Wednesday, September 14, 2016

Fly Guy Presents the White House

I am always on the look out for books that present non-fiction material accurately, but in ways kids will want to read. That is often a hard balance to achieve. I'm always willing to look at author's who make the move from using their fictional characters to introduce non-fiction material, but I have a high standard for accuracy and age appropriate material.

While searching our libraries new available titles I ran across Fly Guy Presents: The White House (Scholastic Reader, Level 2)and decided to preview it to see if it met my standards.

I know several younger readers who love Fly Guy although he's never been on my favorite character list, so I thought he might draw readers into non-fiction topics. With the election year being in the news I thought parents and teachers might want some age appropriate material to discuss with children.

One of the strengths and the weakness of this book is it attacks a wide range of topics. From a leveled reader perspective I'm not sure this would hold the reader's attention. As a shared read with the teacher or parent, I think this book might be more effective in discussing the amount of information the author has embedded in this short book.

The book begins with an introduction to the White House, using a map to show where it is located in the United States. From there the book goes on to discussing the various people who live and work in the White House. I though this was rather an interesting point as I know as a child I never thought much beyond the President and his family. It never really occurred to me how many people it took to run the White House and the governmental staff. This is only a brief introduction, but it is better than just saying this is where the President lives. The book continues by discussing the role of First Lady and in light of the current election situation, what that role would be should a woman be elected.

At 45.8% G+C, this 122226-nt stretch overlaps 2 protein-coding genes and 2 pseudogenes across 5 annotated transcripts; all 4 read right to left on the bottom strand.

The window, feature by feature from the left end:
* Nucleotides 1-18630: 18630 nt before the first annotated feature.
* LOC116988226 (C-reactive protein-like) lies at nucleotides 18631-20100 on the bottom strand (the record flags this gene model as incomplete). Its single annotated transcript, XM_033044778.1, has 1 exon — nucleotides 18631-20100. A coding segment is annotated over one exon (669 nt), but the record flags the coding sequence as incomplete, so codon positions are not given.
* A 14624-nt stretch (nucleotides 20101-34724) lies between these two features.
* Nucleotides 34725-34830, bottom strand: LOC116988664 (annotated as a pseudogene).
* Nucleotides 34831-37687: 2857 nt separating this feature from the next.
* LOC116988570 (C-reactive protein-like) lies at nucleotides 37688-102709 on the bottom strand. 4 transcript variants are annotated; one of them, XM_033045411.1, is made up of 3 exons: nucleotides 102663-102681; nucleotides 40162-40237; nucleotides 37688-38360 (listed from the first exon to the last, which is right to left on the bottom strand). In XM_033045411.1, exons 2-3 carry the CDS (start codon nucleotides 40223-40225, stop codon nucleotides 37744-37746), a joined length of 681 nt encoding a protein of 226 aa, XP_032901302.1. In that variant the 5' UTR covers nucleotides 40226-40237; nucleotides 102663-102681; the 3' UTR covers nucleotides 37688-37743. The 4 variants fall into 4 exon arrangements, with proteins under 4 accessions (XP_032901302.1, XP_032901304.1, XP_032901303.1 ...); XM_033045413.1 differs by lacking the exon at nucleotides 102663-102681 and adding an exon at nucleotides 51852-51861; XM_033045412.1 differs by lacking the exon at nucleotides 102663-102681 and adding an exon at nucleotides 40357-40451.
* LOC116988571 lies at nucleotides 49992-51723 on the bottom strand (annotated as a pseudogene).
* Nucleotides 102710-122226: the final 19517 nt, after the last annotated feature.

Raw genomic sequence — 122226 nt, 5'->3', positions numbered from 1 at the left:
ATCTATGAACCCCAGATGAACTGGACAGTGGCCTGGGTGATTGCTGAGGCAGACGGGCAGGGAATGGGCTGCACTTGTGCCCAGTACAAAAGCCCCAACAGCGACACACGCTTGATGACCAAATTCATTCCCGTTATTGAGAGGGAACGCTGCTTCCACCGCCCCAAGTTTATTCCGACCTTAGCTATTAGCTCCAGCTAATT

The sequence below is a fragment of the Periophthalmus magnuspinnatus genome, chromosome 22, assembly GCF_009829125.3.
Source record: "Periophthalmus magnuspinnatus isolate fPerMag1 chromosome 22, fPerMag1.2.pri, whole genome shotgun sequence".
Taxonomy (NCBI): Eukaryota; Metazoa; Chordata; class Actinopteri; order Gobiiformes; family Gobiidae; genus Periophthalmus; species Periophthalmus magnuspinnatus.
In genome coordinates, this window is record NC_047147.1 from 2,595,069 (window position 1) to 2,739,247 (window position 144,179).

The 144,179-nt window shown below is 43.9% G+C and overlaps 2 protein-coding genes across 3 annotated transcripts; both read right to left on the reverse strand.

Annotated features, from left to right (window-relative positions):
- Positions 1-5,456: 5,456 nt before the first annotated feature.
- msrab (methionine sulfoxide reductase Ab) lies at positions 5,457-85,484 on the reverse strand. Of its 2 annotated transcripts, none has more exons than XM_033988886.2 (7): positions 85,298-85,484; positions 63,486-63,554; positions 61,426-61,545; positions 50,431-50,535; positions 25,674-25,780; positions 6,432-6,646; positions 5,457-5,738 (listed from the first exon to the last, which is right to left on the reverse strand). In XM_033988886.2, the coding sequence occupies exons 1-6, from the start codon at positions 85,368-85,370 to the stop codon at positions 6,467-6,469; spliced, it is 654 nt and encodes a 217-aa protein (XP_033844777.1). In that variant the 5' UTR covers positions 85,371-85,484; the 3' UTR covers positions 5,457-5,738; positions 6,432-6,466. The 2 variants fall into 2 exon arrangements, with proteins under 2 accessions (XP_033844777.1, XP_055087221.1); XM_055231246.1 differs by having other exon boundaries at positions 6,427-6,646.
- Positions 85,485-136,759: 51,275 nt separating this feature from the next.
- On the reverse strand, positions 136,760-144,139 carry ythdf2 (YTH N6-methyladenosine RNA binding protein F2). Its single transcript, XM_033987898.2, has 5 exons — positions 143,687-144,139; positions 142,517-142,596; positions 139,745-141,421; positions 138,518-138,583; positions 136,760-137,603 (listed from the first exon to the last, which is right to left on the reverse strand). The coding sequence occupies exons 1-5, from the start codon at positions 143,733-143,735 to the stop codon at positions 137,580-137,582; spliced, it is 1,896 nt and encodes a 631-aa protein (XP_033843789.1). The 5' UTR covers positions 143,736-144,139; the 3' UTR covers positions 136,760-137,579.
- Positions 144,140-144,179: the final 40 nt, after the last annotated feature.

From there the book provides a brief discussion of the election system, bypassing the electoral college, which was likely deemed to complicated to explain for a Level 2 reader.

The book continues with a brief history of the White House including portraits of all the Presidents. I liked the map of the White House and the stories of the President's children that were included in this section.

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